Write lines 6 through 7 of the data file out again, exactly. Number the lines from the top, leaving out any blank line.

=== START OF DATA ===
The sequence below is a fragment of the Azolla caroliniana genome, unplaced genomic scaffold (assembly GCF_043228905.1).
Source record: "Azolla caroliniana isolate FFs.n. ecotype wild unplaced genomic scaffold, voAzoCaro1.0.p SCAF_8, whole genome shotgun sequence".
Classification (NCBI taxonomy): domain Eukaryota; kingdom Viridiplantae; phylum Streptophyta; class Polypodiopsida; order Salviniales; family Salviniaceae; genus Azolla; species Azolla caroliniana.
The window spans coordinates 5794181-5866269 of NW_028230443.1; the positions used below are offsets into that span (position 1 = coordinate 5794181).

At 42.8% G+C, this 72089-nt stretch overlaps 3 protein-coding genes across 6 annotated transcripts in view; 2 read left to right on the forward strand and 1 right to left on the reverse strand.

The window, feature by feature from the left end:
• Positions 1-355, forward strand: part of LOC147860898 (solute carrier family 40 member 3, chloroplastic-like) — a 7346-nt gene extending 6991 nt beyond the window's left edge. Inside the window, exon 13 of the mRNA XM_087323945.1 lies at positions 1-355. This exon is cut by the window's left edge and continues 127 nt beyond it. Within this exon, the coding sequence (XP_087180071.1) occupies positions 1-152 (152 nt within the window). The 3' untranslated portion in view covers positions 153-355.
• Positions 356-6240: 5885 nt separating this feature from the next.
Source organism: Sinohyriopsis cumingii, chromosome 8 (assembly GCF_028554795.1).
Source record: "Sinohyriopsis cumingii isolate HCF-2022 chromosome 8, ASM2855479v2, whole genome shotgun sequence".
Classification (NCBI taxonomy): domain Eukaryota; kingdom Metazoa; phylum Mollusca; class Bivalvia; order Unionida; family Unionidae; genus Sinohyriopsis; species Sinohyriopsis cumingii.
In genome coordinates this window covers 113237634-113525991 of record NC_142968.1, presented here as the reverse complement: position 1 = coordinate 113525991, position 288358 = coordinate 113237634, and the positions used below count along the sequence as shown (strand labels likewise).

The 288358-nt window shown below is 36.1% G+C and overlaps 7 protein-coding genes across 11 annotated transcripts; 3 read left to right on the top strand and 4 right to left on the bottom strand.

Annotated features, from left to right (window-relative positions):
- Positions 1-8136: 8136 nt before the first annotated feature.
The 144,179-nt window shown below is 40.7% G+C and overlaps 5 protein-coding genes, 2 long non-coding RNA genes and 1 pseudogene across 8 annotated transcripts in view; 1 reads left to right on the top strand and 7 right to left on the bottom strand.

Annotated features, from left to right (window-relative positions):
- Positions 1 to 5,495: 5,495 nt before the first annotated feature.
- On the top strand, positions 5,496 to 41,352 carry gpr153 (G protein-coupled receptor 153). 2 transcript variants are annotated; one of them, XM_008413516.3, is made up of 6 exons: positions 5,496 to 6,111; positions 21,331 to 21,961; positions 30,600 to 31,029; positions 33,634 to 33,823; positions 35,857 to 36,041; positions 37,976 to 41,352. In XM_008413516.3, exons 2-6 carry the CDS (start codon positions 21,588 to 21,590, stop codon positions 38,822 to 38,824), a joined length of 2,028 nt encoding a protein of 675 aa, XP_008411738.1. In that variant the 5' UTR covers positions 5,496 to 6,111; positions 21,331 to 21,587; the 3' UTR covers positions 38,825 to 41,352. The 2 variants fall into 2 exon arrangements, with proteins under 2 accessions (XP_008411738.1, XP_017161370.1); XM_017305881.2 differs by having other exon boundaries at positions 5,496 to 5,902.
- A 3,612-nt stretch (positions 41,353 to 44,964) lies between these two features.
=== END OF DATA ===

The window, feature by feature from the left end:
• Positions 1-355, forward strand: part of LOC147860898 (solute carrier family 40 member 3, chloroplastic-like) — a 7346-nt gene extending 6991 nt beyond the window's left edge. Inside the window, exon 13 of the mRNA XM_087323945.1 lies at positions 1-355. This exon is cut by the window's left edge and continues 127 nt beyond it. Within this exon, the coding sequence (XP_087180071.1) occupies positions 1-152 (152 nt within the window). The 3' untranslated portion in view covers positions 153-355.